Essentially, it is about working with great colleagues across the University to empower students from virtually any major or background to understand how they can use innovation and entrepreneurship tools and approaches to make ideas happen. I’m able to leverage many of the things I used and developed in the US to scale for greater impact at the University of Auckland, a top tier research institution with a large student base. It’s pretty much the job I’ve been training for my whole life!

What do you believe is the value of integrating innovation and entrepreneurship into curricula? 

Putting innovation and entrepreneurship into courses exposes students who may not have thought they were entrepreneurial (or just didn’t have the opportunity or means to get involved through extracurriculars) to understand what it really is and how it works inside and outside of existing organisations. It helps develop problem-solving and solution-seeking skills in everyone and demystifies things that sound daunting. It shows students in everything from music to philosophy, pharmacy to biochemistry, how to be part of developing new things and how they can use their skills, knowledge, and passion to get good things done and navigate the uncertainty of developing something new. 

The last few years have demonstrated to us that change is inevitable and we’ll always be looking for new ways to do things. We hear every day in New Zealand about climate change, productivity challenges, social challenges, and technological shifts. Let’s be sure we give all students the tools to be part of that, no matter what their background or what they are studying.

What has been your favourite experience at CIE so far? 

Semester 1 2020 was my first semester collaborating with colleagues to integrate the Hynds innovation and entrepreneurship competencies into courses. In one of these, a required course for all engineering students called Managing Projects and Innovation, I was working with a team of eight colleagues who didn’t know me at all to deliver a course to more than 800 students. Then, a few weeks into the semester we went into our very first Covid-19 lockdown. 

The teaching team was so open and collaborative to integrating much of the content and project approaches I offered – and doing it pretty much on the fly to meet the demands required of going online. Equally, the student teams doubled down and worked tirelessly on their innovations. Despite the lockdown, it is some of the best work I’ve seen from students, leading to a record number of engineering entries into the Velocity programme and several finalist teams! Basically, it rocked, and helped to emphasise the great choice I made in joining CIE.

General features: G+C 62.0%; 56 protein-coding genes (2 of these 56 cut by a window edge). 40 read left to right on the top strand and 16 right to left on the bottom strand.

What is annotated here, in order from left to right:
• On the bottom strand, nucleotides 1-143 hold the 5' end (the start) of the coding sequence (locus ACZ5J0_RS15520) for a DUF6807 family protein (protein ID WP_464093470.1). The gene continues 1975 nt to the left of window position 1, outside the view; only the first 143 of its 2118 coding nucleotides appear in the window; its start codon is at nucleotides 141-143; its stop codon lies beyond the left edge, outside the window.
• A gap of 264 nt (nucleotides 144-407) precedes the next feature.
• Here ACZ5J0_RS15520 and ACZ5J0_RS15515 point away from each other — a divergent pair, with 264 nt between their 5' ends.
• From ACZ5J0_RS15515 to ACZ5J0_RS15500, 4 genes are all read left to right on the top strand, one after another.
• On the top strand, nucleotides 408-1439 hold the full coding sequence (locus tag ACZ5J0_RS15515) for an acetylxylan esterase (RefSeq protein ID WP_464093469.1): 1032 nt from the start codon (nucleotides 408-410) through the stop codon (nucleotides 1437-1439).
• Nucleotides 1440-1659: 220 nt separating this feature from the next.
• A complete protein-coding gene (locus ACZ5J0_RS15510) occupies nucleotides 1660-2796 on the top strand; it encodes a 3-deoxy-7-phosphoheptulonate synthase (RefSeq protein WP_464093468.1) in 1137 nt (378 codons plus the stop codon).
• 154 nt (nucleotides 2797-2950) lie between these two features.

What advice would you give budding innovators and entrepreneurs? 

It’s a journey, not an event. Students often feel pressure to start a venture of their own soon after graduating to be an entrepreneur. Instead, think about how you can be entrepreneurial in all that you do. Lead an effort for the community garden, organise an outing for the youth group at your church, take on a new project in your graduate role or join a start-up firm in any position you think you can do. A few students start things straight away, and we need to have a channel for them to do that, but it is much more common to innovate, lead, take risks, create, make, invent, and collaborate within organisations and situations of all kinds. Use your entrepreneurial mindset at every turn, take sensible risks, commit, work together, solve problems, and create value for others. If and when an opportunity opens up for you to do it on your own as a new venture down the road, you’re trained and ready to give it a go!

When you’re not working, what would we find you doing? 

Exploring New Zealand’s awesome treasures indoors and out! I love beach walks and tramping, visits to small towns and cities, chats with humble, earnest and kind Kiwis of all ages and perspectives in cafes and parks, and “roadies” with “chilly bins” to “baches” and barbecues.

If you could have any superpower, what would it be and why? 

To really know what someone wants from their life and then be able to do what I can to help them get there. You really can do whatever you want with your life if you just work at it over time.

What are you most looking forward to in 2022? 

Hopefully the chance to have borders open so family and friends from around the world can come to visit and share part of the life I have built here.